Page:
Make the entire Internet your mentor. It's filled with information and answers to all sorts of questions. Look at some programming tutorials such as codecademy. Maybe find some books on computer architecture, learn about mathematics that might apply to computer scientists.
I would agree with using the Internet, though I would not limit to any particular site, tutorial, or guides. I personally learned most of the programming I know from Google searches on per-case needs - the easiest solution is find something you want to create - way back when my project was to recreate MySpace - nowadays it may be a mobile app, a web services, or whatever you desire - then start building it - as you need to accomplish something new, learn that bit. You can also escalate your project if you start off small and build it - such as if you want to create a multiplayer mobile app, there are a ton of steps you can break up into smaller projects to learn all the aspects.
I find that people who learn CS from non-top-tier-tech colleges or from books tend to be limited in their knowledge, relying more on books and reference sheets than stronger programmers who learned by trial and error. People who learn how to program from external sources tend to be more narrow in their programming styles, following a single type or development, programming, project structure, and even languages - many are so limited they struggle to learn a new language, when a stronger program can pickup new languages quickly and entirely new programming styles.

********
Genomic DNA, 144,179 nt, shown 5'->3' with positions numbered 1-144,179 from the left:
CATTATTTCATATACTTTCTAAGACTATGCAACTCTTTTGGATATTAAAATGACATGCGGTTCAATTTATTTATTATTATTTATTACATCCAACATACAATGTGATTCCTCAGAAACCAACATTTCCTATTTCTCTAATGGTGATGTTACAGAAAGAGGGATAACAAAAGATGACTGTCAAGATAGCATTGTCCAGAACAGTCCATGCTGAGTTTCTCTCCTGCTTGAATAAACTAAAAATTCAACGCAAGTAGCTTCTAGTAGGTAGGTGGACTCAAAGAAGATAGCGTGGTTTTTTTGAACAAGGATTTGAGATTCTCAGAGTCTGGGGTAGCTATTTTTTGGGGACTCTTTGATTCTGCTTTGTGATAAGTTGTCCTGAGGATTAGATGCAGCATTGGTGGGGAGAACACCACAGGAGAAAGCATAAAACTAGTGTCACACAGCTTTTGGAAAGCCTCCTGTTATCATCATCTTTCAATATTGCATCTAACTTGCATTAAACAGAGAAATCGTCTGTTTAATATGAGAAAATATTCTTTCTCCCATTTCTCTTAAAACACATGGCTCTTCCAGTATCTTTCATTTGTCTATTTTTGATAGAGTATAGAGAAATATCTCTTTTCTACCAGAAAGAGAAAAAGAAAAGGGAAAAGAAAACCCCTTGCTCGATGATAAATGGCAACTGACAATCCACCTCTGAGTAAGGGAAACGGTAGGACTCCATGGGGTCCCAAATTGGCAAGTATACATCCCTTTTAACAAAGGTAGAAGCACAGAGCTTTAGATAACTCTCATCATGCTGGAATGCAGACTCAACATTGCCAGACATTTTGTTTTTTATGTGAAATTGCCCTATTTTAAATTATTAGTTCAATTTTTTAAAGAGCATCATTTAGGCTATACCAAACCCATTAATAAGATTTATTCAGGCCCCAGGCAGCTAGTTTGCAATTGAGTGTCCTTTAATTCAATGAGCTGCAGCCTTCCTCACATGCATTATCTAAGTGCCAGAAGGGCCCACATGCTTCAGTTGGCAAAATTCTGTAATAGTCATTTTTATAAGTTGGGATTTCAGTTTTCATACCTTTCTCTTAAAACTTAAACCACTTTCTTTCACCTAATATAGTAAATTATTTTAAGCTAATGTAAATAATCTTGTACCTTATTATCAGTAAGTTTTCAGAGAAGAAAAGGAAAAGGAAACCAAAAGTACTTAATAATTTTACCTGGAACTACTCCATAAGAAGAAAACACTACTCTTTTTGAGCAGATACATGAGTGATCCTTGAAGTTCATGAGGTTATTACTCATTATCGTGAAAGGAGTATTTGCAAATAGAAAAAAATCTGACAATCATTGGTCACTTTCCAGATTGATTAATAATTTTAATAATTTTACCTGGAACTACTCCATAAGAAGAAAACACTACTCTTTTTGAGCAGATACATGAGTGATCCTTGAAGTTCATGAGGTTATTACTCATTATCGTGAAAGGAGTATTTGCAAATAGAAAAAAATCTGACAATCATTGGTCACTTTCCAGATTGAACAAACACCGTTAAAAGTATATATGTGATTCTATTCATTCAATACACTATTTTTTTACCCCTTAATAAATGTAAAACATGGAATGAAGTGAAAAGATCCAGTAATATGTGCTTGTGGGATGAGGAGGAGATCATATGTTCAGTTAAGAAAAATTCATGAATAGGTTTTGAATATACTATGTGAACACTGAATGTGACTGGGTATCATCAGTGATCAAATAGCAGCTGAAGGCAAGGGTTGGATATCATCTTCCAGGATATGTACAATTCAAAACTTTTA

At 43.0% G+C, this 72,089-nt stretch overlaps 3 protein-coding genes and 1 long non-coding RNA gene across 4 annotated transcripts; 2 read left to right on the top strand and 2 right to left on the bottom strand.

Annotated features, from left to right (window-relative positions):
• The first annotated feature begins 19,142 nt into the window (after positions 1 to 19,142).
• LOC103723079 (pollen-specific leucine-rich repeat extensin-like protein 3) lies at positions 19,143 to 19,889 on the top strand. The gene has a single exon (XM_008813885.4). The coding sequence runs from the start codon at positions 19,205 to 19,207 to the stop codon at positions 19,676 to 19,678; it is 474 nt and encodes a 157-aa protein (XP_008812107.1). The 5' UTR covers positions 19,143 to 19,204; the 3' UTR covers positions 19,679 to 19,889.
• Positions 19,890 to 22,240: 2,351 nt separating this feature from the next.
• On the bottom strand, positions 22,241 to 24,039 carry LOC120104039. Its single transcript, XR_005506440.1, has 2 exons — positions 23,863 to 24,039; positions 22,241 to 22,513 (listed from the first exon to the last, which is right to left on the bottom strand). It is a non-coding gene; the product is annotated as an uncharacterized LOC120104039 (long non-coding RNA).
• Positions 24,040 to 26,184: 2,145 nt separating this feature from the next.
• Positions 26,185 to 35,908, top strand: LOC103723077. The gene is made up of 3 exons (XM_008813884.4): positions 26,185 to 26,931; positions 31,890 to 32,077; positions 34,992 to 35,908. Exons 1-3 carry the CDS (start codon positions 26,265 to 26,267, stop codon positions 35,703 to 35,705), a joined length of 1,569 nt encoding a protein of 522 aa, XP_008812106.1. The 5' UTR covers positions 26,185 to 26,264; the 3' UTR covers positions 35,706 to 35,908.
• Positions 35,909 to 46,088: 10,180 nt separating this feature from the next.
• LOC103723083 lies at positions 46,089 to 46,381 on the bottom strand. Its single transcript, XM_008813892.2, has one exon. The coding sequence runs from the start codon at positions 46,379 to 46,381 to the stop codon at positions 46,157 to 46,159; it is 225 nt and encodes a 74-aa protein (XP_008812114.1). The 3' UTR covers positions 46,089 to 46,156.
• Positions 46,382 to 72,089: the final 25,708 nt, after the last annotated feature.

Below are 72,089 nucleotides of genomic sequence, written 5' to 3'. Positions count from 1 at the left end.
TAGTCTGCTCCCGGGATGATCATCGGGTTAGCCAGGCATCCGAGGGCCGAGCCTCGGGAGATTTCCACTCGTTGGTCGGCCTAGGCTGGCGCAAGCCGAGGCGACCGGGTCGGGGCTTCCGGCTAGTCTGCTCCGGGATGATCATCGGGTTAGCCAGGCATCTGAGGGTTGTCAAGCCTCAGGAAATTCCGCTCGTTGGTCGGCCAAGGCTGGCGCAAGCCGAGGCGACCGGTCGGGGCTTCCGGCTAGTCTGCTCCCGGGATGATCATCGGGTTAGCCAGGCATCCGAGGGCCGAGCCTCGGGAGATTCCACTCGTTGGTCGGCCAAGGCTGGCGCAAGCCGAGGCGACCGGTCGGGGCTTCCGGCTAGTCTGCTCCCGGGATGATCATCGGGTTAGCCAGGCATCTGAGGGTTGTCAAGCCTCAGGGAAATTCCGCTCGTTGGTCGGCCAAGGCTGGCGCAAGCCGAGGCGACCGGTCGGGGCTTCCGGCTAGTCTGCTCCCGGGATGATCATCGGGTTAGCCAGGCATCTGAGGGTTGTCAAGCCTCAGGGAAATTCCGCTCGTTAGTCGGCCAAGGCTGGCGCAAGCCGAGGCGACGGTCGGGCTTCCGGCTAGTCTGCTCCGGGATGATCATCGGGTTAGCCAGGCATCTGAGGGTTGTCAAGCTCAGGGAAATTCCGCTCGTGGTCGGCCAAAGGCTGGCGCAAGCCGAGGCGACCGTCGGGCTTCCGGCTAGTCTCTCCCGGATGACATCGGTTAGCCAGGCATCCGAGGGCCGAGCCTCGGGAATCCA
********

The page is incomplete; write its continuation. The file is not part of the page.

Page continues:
Of course this is limited to programming for the most part. If you are going to be more focused on another aspect, the approach may be different. Learning hardware is more hands on and is harder to do through Google searching - in this aspect of CS, I'd strongly recommend some books to assist - also taking apart and rebuilding a computer or laptop is always fun if you haven't done so.
There are also other aspects to CS - if you are more descriptive with what you want to learn HN may be able to give some better replies.
For what it's worth I never needed a mentor for CS related studies and I ventured as far as going through the Dragon Book which isn't usually freshman material. Thankfully CS correlates heavily with programming and for everything programming there are many good communities online waiting to help you out. You can post purely theoretical question on StackOverflow or other StackExchange sites and get a decent response pretty quickly.